Friday, 16 May 2014

Fault lines

Political musing for the day: I'm intrigued by how readily Labour have inherited the mantle of the "nasty party" from the Tories in Scotland.

I'll explain...

"Right wing" and "left wing" are relative concepts, determined based on where on the left-right spectrum the current political consensus lies. In England, the influence of UKIP (among other factors) has and continues to drag politics ever further to the right, to the extent that we now have a situation where, in many respects, the Conservative Party of the 70s, if it existed today, would be to the left of the current Labour Party. (From a US perspective, where many conservatives hilariously refer to the right-leaning Barack Obama as "socialist", the entire UK political system probably still looks pretty left-wing.)

How the parties have shifted since the 70s (courtesy of Political Compass)

In Scotland, despite all the claims of the Better Together/Project Fear mob to the contrary, the political climate is substantially different, and the Lib/Lab/Con hegemony that defines Westminster politics doesn't exist. The Tories, while not wholly extinct (yet), are now little more than a protest vote north of border, and the two main parties, between whom every election is primarily contested, are not the Tories and Labour but rather Labour and the SNP. The SNP, despite having attracted the nickname "Tartan Tories" in decades gone by, have long since outflanked Labour on the left, campaigning on a platform that is pro-immigration, social justice, Welfare State and unilateral nuclear disarmament. Scottish Labour, whose policies are designed in their entirety by the broader British Labour Party, find themselves in the unenviable position of having to sell policies decided to appease UKIP supporters to an electorate that is largely social democratic in its principles, if not full-on socialist. This, no doubt, is why so much of what comes out of SLab representatives' mouths is so hopelessly muddled and the calamitous Johann Lamont (SLab's "leader" -- though she has no real power) routinely contradicts herself and has to deny ever saying things that are a matter of record. (Her call to end free universal benefits and her "something for nothing country" comment, which she denies ever having made despite it being available on YouTube for all to see, are a case in point.)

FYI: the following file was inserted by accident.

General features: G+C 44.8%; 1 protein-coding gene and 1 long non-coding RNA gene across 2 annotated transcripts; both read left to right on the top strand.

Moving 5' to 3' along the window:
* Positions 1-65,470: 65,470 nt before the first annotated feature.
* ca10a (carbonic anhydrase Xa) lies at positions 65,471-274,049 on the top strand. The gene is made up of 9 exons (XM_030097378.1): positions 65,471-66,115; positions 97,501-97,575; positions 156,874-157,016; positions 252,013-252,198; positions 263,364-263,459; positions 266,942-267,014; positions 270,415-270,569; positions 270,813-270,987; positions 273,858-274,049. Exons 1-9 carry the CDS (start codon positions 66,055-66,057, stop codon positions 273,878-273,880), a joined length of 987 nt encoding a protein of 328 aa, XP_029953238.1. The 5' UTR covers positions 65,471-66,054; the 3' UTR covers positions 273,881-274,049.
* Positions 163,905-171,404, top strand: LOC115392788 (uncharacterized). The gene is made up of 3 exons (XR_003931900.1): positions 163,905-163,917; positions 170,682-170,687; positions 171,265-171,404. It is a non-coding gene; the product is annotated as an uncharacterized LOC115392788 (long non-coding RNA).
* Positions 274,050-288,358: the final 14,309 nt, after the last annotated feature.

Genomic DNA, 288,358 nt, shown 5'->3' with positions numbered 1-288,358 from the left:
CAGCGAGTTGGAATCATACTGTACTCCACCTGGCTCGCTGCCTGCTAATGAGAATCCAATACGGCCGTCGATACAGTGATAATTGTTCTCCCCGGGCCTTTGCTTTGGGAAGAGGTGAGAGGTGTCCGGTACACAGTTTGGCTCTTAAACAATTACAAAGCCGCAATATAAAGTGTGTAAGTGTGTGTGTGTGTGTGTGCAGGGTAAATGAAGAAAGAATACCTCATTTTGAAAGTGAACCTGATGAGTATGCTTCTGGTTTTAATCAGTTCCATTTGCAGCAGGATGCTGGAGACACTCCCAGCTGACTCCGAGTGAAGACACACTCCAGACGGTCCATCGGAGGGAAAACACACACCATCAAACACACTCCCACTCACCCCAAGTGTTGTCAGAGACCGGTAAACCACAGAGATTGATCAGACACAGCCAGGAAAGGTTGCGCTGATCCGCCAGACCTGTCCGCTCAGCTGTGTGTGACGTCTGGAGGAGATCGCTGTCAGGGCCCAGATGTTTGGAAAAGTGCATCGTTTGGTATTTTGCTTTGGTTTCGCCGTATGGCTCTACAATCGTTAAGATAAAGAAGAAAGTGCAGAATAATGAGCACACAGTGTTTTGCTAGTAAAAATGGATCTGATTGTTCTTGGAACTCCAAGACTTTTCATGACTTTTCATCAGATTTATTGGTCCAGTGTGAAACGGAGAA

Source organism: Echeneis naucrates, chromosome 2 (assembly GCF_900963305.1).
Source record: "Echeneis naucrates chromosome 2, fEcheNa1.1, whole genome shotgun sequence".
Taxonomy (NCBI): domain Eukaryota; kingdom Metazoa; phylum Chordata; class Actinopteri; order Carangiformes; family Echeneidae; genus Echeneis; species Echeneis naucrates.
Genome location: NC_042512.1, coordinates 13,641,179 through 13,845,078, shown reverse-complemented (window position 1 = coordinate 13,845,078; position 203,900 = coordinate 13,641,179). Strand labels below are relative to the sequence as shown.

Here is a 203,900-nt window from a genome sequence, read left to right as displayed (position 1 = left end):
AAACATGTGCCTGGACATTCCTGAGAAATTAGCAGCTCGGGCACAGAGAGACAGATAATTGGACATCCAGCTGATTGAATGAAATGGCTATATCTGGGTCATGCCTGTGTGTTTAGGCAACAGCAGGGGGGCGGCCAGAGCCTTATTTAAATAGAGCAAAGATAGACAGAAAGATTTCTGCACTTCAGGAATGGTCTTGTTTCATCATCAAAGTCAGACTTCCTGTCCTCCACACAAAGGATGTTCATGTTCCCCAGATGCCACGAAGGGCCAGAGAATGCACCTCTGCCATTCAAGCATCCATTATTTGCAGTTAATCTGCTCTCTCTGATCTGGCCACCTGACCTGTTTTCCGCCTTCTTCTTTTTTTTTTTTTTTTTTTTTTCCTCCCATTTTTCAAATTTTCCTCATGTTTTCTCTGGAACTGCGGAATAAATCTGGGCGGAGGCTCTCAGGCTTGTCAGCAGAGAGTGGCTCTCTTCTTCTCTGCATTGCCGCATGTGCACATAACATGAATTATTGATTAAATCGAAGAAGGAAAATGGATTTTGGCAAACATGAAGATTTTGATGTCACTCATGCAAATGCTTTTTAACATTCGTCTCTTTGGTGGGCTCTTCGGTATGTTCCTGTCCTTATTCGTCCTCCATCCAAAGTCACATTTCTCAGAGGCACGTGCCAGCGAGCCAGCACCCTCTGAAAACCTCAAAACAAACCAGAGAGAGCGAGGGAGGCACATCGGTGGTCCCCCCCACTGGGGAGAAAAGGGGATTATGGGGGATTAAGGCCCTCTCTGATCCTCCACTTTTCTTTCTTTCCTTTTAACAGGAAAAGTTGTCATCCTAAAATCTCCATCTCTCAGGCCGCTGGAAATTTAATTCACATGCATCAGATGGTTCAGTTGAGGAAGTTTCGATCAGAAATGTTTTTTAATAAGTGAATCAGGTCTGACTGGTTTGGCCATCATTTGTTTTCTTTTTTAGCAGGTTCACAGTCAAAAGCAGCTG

The result of this is that Labour is in terminal decline in Scotland. They may not have suffered a Tory-style wipe-out yet, but I'm convinced that they're well on the road to it. The writing was on the wall in the aftermath of the 2011 Holyrood election, where the SNP won an outright majority in an electoral system that was supposed to prevent such an outcome ever happening, taking seats in areas that had been held by Labour (in Westminster and local elections) for nigh on a century. The "I vote Labour 'cos my da voted Labour" contingent is still substantial, but the party's grip on the electorate is weakening, due to a combination of anger at Blair's lies, the Iraq war and widespread corruption in local politics, and the fact that there's little point in voting for a party whose greatest aspiration is to be minutely less brutal than the Tories when there exists a credible centre-left alternative in the form of the SNP (and smaller parties like the Greens and Scottish Socialists, who have a far better chance of being elected in Holyrood which uses the D'Hondt system of proportional representation than in Westminster with its archaic and profoundly anti-democratic First Past the Post).

If the Tories, Lib Dems and Labour represent the right, centre and left of Westminster politics, then I would argue that the right, centre and left of Scottish politics are effectively represented by Labour, the SNP and Scottish Green Party respectively. (Let's ignore for a moment the fact that the Lib Dems and Tories still have more seats at Holyrood than the Greens -- by demonstrating a willingness to work constructively with the government rather than opposing it for opposition's sake, the Greens have managed to make themselves a far more significant force in Scottish politics. The Equal Marriage Bill, for instance, was carried through parliament by the Greens' Patrick Harvie.)

So Labour are on the left of UK politics but on the right of Scottish politics. (I'm not going to get into Wales and Northern Ireland because I don't know enough about their respective political climates to comment on them.) And yet the dismal Ed Miliband continues to campaign under the spurious "One Nation Labour" banner... nicked, incidentally, from former Tory Prime Minister Benjamin Disraeli. If that slogan is not the perfect illustration that Labour have become the Tories (while the SNP has become Labour, and the Tories have become UKIP, and UKIP have become... well, they've always been a far more dangerous version of the Monster Raving Loony Party, I guess), then I don't know what is.

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